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Who defines 'hotness'? FaceApp under fire for filter that favors lighter skin tones

faceapp hotness filter 45214933 ml
Dejan Bozic / 123RF
The neural network app that edits selfies is now taking a lot of heat for its “hot” filter — FaceApp recently apologized after users noticed the filter designed to make selfies look “hot” was actually lightening skin tones.

After apologizing to users, FaceApp changed the name of the filter to “spark,” and the app says a complete fix is currently in progress. The app uses artificial intelligence to edit selfies, with capabilities extending from turning frowns into smiles to making people look younger or even switching gender.

Yaroslav Goncharov, the app’s CEO and creator, told The Guardian that the skin lightening was a result of a training bias in the neural network and not an intended effect. Neural networks are trained by feeding the computer thousands of images. If those thousands of images tend to be almost all one race, the resulting artificial intelligence platform is biased towards that race.

FaceApp only launched earlier this year, with the iOS release in January and the Android following a month later, but it’s currently seeing a surge in popularity and adding around 700,000 users daily.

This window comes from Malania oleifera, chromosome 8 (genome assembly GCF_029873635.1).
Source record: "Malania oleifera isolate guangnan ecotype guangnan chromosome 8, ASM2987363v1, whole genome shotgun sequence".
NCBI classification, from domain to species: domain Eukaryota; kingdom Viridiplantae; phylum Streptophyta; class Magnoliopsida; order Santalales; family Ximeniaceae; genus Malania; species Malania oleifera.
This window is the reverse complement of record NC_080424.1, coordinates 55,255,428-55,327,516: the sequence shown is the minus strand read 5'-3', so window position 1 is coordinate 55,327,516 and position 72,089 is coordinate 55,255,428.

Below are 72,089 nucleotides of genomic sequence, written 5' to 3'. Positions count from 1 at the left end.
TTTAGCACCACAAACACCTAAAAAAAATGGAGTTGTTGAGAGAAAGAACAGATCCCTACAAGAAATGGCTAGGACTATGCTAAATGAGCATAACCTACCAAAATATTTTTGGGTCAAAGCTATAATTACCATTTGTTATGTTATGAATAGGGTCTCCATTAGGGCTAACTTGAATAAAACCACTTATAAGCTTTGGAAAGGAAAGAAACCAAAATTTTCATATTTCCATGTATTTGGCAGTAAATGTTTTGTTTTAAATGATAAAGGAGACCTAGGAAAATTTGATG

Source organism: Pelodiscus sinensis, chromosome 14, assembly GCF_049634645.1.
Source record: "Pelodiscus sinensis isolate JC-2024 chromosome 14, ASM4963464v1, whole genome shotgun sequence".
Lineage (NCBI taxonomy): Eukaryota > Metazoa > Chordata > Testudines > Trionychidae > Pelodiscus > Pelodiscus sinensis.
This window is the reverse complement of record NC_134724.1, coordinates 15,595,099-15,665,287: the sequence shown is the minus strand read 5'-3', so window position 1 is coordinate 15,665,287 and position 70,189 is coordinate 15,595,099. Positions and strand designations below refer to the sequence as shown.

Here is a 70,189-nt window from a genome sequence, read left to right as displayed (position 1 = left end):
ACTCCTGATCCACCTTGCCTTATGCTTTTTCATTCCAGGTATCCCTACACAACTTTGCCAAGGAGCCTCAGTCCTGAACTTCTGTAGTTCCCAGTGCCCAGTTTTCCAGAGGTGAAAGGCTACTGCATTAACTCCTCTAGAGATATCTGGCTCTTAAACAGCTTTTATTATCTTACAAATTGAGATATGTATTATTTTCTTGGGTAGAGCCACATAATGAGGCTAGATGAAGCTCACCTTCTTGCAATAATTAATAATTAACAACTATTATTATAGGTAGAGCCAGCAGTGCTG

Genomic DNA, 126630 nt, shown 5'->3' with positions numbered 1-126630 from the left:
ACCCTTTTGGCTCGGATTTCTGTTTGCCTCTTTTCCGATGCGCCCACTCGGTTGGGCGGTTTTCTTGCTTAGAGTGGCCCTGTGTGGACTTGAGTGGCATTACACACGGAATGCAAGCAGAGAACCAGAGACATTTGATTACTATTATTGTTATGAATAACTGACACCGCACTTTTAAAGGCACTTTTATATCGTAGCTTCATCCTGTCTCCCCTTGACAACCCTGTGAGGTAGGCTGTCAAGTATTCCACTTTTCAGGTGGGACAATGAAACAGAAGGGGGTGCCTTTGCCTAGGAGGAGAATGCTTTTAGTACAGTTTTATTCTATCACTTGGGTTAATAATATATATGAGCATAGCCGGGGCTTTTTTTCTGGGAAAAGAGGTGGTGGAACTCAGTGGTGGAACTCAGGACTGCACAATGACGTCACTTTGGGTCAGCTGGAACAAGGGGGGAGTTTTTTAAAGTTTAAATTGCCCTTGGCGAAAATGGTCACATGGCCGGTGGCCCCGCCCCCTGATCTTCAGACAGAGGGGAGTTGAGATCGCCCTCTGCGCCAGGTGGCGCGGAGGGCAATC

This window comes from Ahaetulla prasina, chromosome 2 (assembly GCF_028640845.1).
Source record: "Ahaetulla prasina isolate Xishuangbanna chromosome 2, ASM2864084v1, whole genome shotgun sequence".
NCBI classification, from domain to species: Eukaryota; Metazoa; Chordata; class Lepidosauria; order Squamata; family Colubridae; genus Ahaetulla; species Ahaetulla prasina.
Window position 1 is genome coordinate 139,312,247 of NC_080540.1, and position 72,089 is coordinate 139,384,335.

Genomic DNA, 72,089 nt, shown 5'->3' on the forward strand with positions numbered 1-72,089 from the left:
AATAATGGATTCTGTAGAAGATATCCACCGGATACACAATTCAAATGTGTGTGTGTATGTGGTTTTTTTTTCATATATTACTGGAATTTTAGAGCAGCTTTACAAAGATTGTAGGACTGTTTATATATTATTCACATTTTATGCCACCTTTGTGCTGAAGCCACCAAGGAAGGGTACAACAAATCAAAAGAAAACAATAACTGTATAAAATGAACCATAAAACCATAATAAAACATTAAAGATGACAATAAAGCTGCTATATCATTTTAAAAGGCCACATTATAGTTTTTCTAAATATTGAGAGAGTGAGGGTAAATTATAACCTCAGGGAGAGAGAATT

The FaceApp fiasco isn’t the first time AI has become embroiled in skin-tone issues — recent MIT research showed that facial recognition systems have trouble identifying dark-skinned faces, for example. The issue is also exemplified when software engineers use the same open-source training data set for their own apps, moving the bias further into more programs, the research suggests. While FaceApp does use some open-source AI, the AI behind the “hotness” filter was reportedly developed by the company, so the skin-tone favoritism is likely a result of the company itself failing to use diverse images to train the platform.

Other facial filters have also come under fire for favoring certain races and stereotyping others — last year Snapchat removed the “yellowface” filter that turned faces into Asian caricatures with squinting eyes. While many users like the ability to enhance their selfies, the effects are leaving some users asking, who’s supposed to define what “hotness” looks like anyway?

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